Op-Ed: The intersection of mental illness and gun violence must be addressed

WASHINGTON (JTA) — Twenty-six lives were lost in Newtown in a sliver of time, and another community was shattered by violence. These lives of beautiful potential lie like shards of glass on the floor of our national conscience.

While we grieve as a nation, it is imperative that we engage in a national discourse about gun control and the need for improved access to mental health services.

Gun violence and mental illness intertwine in ways that are dangerous and can be deadly.

Few understand that as well as the families, friends and advocates of domestic violence victims, with whom Jewish Women’s International has been working for years.

The devastation in Connecticut is not an isolated incident. We see the intersection between domestic violence and gun violence all too often. Every day, three women are murdered by their intimate partners, and guns are the murder weapon in the majority of cases. In 2010 alone, more than 300 women were shot and killed either by their husband or intimate acquaintance during the course of an argument. An abuser’s access to firearms drastically increases the likelihood of homicide.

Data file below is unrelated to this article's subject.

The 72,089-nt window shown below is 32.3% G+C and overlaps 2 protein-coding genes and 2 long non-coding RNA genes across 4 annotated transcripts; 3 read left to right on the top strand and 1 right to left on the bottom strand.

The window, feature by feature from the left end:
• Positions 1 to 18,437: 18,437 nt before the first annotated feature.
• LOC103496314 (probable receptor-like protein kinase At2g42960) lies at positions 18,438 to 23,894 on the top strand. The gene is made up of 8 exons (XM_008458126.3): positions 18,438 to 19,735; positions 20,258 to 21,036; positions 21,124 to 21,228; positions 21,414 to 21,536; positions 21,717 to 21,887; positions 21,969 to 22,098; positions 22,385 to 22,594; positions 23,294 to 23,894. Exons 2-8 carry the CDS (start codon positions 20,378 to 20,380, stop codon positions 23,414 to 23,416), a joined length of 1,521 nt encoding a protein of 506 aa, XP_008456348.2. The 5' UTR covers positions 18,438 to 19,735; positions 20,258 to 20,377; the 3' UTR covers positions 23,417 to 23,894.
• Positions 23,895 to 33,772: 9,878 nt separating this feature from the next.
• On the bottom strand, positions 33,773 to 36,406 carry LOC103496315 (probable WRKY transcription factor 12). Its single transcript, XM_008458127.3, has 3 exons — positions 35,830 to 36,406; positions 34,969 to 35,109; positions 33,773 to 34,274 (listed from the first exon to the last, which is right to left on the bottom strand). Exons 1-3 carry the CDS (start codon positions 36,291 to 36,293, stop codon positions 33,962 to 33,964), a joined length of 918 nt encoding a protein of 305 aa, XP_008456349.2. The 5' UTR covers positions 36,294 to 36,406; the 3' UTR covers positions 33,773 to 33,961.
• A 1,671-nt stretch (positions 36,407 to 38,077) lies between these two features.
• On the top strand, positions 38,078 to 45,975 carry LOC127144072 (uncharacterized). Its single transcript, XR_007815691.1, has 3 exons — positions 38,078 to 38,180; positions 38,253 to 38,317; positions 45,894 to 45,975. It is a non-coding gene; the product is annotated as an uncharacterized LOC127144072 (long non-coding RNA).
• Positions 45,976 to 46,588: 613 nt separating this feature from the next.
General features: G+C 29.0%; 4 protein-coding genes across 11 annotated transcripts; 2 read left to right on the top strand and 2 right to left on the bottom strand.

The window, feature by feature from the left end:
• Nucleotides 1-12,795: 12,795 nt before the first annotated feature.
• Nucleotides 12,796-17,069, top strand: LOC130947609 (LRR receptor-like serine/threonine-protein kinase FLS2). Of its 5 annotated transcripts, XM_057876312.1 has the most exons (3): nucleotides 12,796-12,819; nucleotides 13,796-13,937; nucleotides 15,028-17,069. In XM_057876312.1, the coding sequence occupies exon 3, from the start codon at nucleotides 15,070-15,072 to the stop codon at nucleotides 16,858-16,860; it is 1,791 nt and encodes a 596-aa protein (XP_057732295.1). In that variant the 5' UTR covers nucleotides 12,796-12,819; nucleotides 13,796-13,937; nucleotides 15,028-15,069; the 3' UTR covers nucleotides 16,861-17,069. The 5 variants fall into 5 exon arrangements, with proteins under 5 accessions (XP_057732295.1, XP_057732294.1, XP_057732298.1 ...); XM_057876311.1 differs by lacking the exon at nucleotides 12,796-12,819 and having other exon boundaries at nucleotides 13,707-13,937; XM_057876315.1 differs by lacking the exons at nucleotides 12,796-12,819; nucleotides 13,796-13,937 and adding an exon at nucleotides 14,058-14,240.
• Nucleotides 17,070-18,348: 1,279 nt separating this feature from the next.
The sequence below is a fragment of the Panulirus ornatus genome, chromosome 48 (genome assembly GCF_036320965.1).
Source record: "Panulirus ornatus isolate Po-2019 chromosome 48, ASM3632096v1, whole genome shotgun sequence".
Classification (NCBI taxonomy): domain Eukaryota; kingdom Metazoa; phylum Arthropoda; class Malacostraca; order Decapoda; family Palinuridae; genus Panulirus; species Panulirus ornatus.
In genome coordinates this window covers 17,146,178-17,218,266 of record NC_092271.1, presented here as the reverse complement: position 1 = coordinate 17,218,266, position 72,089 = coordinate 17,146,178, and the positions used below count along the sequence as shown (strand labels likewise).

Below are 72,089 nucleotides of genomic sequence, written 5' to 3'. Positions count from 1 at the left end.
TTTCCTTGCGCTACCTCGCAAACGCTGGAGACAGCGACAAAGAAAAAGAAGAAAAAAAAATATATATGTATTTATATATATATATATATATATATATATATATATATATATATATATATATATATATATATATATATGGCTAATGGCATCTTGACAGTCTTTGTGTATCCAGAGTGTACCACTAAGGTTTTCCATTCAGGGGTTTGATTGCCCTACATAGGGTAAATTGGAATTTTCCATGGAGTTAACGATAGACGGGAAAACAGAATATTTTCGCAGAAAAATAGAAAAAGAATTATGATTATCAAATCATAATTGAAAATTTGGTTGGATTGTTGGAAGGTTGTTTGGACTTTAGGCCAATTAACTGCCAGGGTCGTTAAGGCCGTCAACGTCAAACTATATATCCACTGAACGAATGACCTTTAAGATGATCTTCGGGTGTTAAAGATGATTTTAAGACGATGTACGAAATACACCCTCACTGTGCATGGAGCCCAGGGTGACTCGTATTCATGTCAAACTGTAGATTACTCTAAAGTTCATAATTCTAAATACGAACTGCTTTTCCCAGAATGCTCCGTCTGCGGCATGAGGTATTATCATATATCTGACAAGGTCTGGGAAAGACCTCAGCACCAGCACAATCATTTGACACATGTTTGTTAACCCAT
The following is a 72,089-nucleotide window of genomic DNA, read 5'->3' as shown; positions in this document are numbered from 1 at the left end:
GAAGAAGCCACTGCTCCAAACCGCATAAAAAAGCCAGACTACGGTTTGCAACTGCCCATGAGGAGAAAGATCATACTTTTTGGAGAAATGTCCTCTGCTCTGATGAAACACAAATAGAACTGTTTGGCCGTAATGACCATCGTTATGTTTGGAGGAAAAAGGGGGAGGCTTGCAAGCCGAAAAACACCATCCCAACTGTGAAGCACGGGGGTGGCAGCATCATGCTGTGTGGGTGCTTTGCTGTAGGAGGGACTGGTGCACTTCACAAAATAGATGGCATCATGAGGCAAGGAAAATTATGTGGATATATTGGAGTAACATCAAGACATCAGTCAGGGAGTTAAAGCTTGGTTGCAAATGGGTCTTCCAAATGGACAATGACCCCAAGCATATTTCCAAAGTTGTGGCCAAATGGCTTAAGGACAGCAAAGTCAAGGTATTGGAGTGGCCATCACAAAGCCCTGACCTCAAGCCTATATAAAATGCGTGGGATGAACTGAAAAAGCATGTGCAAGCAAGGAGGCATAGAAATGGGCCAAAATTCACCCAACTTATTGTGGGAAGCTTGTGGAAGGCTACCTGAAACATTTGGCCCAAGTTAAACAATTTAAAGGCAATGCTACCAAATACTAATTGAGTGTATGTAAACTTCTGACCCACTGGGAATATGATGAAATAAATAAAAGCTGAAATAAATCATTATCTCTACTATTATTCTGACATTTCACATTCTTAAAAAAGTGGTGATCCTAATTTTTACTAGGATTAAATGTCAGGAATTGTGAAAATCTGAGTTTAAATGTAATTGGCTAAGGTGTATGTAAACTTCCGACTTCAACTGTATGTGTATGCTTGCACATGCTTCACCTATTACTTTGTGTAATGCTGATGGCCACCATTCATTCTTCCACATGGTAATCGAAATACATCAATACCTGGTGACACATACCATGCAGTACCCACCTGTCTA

President Obama’s speech about the massacre in Newtown amounts to nothing less than a clarion call to action. We must seize this opportunity to come together as citizens and as a nation to enact meaningful legislation that will outlaw assault weapons and high-capacity magazines, will keep guns out of the hands of those who will use them to commit crimes, and will strengthen and expand background checks for purchasers. This is not a radical ideology but a commonsense practicality for a country that has sacrificed too many of our loved ones to gun violence.

Woven into this call to action is an urgent appeal to address the intersection between mental illness and gun violence. We must support efforts to give families the tools to treat loved ones with a proclivity toward violence. We must also provide expanded resources for mental health professionals and, most importantly, ensure that appropriate mental health policies are in place and appropriately funded.

In the past few years, we have had many opportunities to come together as a nation. But this time is different. This time, we as citizens must lead — using the power of our voices and the strength of our numbers to ensure that legislation is enacted early in the 113th Congress.

Left to its own devices and without our active engagement, there is a strong likelihood that the legislative process will break down once again. Every member of Congress who believes that now is the time to pass life-saving legislation needs our support and our commitment. We must be committed to working alongside Congress and the administration to enact sensible but effective gun control legislation.

(Lori Weinstein is the executive director of Jewish Women’s International.)

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